Autopilot Exercise

When I swung my feet out of bed this morning, I already knew they were heading to the gym. It now takes willpower to stop them.

This is a direct result of applying the teachings of Scott Adams, which you can learn in his book, How To Fail At Almost Everything And Still Win Big: Kind of the Story of My Life.

It was the strangest feeling. For years, going to the gym required a little effort. It was an active decision that required willpower. But this morning, when my feet touched the ground, I already knew I could let my body move around the house without worrying about where I’d end up.

I think I had two pieces of bread and coffee before heading out the door.

Somebody asked me a few days ago what my goal was in the gym. My honest answer is that I don’t have one. Going to the gym is a system, not a goal. (A system is anything that will lead to good results when repeated over and over.) I know that as long as I continue to experience working out as a source of good feelings, I will naturally want to return.

When your experience of going to the gym is unpleasant, your body naturally builds up resistance towards the simple act of heading out the door. It becomes harder and harder as you create stronger associations with the pain of motivating yourself to exercise. Eventually, your hallucination flips from “Wow, I better go to the gym or I’ll literally enjoy my life less,” to “This isn’t worth it.”

By the way, I deliberately chose the feeling you get from pushing through a tough set as the feeling I want out of every trip. I could have chosen something vain like how my biceps look with the pump. Instead I focus on good form and lifting until I feel endorphins being released, in that order. As a result, I have become compelled to warm up, stay safe, and exercise hard enough to cause muscle growth.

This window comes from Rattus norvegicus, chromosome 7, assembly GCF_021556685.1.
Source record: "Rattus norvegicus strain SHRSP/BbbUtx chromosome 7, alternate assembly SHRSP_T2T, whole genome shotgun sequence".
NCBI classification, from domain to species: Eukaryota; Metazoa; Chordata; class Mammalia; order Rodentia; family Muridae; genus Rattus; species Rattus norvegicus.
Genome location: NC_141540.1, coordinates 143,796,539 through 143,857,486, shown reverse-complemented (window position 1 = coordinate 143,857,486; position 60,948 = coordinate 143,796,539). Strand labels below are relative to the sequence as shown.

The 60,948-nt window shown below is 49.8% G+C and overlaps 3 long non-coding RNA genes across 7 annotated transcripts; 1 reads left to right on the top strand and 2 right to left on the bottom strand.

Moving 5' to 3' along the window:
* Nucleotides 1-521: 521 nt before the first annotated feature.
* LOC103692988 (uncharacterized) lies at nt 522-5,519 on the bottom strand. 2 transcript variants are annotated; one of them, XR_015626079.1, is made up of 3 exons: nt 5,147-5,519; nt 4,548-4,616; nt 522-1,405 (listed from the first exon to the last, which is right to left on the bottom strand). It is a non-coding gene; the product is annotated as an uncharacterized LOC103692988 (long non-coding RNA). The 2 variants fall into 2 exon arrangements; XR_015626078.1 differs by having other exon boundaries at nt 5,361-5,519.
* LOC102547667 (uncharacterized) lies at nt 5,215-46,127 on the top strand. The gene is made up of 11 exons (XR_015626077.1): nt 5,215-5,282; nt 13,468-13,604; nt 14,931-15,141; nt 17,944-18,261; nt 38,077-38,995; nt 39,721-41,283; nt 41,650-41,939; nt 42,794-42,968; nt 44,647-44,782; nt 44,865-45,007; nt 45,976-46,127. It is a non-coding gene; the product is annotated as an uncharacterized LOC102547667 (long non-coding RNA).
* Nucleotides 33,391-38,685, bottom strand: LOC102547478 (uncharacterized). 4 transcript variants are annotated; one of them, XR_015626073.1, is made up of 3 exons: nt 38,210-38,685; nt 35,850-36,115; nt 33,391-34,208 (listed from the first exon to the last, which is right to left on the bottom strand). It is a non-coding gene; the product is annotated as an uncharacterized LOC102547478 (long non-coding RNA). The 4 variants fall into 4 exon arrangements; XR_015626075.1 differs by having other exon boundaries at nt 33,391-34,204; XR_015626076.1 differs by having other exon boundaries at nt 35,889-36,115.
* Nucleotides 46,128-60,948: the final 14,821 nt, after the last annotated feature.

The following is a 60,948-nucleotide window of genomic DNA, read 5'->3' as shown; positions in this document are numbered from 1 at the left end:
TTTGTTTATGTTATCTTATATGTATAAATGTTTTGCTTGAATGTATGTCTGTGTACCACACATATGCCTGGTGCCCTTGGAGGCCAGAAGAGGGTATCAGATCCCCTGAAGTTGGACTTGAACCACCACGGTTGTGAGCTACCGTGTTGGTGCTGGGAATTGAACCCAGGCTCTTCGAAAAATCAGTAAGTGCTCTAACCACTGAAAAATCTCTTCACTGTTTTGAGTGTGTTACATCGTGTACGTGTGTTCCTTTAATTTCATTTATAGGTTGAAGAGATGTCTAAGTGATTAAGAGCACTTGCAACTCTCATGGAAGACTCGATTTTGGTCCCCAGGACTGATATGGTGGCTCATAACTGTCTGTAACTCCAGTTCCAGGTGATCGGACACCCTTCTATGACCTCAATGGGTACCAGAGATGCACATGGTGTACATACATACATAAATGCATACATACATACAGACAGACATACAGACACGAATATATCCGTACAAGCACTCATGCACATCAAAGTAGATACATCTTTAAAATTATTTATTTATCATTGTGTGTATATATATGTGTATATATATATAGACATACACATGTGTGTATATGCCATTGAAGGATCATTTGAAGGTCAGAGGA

This isn’t anything special.

You can do this yourself. You can read the masterful explanation in Scott Adams’s book too. Here is my version of it:

In the beginning, give yourself permission to do whatever feels good while you are exercising. You can take it easy and do low, low weight for your first exercises, which means your risk of injury will be lower (pain early on will make you avoid returning). Your only requirement is that you go and spend whatever length of time feels right for you.

When you do something that feels good, keep doing that. When you do something that feels like it hurts, or like it might hurt, you can avoid it for a while or forever. But you might find that as you keep going to the gym, you create a desire to try different exercises anyways.

The more you experience exercise with good feelings, the more you will want to go back to it. That’s a part of our biology. I recommend choosing a specific time of day when you know most likely to have time to go, or always go first thing in the morning. That way your mind will condition itself to recognize a certain time as the cue for exercise. Eventually, your body will just start heading towards your gym clothes every day.

For more about this, you can check out How To Fail At Almost Everything And Still Win Big or The Power of Habit.


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